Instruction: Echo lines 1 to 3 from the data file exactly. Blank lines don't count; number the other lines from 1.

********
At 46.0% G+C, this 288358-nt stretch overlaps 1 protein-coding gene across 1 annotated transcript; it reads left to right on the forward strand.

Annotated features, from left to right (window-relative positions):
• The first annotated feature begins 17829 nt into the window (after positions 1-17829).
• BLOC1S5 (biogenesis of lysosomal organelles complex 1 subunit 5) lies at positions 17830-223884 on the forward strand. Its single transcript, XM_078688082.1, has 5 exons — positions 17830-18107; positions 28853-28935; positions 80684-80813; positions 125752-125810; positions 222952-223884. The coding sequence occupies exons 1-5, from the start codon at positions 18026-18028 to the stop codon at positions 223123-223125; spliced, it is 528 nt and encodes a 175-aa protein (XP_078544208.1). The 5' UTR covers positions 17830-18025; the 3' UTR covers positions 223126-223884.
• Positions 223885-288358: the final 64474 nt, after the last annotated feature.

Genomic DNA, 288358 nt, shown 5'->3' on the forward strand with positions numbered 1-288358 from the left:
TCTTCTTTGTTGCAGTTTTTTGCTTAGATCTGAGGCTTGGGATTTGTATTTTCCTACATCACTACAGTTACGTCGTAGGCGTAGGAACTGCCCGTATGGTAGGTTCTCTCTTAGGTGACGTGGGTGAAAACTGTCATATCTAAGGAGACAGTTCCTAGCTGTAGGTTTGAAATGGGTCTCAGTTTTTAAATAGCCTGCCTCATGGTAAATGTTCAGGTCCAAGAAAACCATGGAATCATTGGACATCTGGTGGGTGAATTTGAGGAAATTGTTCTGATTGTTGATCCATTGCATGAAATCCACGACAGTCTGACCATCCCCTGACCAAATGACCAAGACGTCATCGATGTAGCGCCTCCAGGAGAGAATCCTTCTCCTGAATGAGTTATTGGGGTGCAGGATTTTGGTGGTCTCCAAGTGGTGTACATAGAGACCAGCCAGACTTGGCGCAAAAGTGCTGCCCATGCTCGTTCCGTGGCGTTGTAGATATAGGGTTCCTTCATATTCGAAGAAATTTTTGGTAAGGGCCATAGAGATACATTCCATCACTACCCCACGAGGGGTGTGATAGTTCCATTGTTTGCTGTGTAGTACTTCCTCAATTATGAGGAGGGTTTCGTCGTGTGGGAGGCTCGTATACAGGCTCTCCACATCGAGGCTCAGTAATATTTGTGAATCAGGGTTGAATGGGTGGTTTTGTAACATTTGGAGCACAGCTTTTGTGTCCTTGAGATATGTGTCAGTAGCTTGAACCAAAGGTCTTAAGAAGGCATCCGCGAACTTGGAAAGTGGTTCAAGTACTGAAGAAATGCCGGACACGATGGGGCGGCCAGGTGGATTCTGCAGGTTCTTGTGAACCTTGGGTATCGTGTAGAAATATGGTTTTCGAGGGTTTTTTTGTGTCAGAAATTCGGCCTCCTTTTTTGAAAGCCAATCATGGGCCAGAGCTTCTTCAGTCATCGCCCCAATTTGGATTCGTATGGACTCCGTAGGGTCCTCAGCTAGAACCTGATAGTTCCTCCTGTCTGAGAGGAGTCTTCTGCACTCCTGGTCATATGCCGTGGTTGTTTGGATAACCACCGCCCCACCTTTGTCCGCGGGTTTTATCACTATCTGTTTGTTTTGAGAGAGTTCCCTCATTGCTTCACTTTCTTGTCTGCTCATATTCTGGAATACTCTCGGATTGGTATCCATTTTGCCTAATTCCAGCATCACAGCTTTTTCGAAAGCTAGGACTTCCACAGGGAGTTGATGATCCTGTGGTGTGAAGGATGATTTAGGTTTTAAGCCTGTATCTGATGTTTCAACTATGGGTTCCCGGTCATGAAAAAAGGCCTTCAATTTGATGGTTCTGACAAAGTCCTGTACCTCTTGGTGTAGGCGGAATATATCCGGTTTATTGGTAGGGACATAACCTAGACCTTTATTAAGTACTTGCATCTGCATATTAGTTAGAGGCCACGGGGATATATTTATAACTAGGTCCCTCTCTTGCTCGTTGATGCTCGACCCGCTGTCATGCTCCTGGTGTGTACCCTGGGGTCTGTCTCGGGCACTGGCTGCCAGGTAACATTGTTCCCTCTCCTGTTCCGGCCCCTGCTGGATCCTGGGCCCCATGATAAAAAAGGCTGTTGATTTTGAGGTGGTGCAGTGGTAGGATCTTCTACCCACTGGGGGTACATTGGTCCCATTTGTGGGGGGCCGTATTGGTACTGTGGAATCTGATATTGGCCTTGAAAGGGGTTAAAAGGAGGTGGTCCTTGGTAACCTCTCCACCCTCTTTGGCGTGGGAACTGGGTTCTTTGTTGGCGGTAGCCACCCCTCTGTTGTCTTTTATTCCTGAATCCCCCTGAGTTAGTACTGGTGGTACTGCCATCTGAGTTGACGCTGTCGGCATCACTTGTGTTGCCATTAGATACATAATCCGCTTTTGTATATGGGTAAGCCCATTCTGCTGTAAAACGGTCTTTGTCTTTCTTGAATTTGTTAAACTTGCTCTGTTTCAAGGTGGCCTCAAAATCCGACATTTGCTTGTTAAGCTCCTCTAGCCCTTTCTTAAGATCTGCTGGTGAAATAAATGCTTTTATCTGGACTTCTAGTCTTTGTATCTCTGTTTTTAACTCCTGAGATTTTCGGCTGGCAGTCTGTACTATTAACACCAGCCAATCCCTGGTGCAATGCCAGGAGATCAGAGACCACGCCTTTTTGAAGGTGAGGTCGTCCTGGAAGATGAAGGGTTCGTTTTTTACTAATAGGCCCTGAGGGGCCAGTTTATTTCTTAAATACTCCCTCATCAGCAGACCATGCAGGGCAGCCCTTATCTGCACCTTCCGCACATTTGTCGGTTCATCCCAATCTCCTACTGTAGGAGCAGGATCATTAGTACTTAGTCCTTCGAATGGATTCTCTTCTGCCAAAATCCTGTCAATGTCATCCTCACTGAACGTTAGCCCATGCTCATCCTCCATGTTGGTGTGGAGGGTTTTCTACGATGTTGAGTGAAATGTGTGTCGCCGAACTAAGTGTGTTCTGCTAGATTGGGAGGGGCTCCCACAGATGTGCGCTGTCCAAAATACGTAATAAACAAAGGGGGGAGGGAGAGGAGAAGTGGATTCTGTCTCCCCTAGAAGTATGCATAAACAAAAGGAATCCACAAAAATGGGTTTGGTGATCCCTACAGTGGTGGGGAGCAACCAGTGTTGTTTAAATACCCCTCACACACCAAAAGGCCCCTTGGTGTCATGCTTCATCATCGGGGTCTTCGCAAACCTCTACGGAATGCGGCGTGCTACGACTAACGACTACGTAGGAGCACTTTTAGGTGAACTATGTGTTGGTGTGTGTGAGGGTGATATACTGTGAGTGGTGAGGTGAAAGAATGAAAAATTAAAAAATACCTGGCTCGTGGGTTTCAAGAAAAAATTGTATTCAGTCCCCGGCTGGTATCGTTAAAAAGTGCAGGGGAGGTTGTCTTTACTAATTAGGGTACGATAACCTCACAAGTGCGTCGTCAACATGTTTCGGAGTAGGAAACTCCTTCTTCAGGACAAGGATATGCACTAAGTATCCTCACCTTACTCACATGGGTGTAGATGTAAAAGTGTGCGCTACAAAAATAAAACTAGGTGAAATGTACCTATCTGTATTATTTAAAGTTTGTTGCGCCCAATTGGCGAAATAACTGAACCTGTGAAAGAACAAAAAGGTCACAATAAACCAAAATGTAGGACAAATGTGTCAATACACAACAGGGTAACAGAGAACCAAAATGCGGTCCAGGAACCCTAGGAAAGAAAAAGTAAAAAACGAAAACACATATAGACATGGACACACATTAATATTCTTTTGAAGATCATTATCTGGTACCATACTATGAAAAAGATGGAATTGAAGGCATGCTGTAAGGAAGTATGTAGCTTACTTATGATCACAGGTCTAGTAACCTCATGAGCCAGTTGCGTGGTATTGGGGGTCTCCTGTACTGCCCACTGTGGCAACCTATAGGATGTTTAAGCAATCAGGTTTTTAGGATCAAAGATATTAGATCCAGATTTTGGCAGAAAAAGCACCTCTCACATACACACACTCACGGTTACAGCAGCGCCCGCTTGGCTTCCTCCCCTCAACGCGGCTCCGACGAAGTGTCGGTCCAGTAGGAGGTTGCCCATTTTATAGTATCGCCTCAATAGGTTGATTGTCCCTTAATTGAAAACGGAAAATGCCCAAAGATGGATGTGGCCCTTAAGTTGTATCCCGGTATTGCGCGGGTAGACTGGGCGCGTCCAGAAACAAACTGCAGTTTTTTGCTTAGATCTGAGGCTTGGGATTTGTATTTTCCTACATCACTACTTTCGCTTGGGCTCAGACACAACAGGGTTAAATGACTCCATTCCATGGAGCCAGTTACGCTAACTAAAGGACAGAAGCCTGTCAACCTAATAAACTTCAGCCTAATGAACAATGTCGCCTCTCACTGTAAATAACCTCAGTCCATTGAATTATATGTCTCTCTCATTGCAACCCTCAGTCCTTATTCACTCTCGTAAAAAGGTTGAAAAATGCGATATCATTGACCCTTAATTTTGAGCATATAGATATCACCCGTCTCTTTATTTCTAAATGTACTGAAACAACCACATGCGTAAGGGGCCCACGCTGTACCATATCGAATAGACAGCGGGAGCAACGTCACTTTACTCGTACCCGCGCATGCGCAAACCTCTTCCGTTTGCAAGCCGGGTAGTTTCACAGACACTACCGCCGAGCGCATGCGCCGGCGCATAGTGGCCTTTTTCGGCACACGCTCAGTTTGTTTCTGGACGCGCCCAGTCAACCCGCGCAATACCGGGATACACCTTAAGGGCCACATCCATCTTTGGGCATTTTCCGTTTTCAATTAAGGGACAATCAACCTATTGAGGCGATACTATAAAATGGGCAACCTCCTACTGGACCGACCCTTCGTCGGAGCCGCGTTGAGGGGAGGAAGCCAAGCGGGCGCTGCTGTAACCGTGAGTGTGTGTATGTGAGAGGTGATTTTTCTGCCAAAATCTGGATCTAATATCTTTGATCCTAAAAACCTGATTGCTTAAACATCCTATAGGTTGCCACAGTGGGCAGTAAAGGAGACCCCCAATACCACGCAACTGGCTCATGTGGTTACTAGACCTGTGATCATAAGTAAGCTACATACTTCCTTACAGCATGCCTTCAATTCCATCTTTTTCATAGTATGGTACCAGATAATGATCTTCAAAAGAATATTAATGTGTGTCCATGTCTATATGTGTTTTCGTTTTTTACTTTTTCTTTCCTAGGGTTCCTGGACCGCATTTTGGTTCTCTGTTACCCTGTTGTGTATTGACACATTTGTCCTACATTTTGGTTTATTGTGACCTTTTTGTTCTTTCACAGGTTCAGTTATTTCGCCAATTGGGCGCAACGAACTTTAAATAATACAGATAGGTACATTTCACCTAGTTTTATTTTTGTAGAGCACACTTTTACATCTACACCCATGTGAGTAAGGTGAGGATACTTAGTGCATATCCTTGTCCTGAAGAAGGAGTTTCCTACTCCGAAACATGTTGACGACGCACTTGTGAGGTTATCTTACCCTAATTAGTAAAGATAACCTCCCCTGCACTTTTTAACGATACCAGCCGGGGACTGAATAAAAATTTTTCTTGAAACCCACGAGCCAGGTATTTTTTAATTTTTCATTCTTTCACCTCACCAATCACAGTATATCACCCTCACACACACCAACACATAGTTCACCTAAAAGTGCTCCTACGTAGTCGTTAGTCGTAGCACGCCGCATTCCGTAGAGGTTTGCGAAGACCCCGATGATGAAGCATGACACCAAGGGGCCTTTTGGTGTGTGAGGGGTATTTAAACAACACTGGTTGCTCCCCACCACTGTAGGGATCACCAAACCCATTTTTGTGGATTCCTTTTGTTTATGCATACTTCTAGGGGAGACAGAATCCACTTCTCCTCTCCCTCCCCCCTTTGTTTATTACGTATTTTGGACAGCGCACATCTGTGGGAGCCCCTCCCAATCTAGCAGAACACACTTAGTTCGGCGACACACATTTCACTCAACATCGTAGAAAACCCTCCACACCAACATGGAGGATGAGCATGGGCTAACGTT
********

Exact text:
At 46.0% G+C, this 288358-nt stretch overlaps 1 protein-coding gene across 1 annotated transcript; it reads left to right on the forward strand.

Annotated features, from left to right (window-relative positions):
• The first annotated feature begins 17829 nt into the window (after positions 1-17829).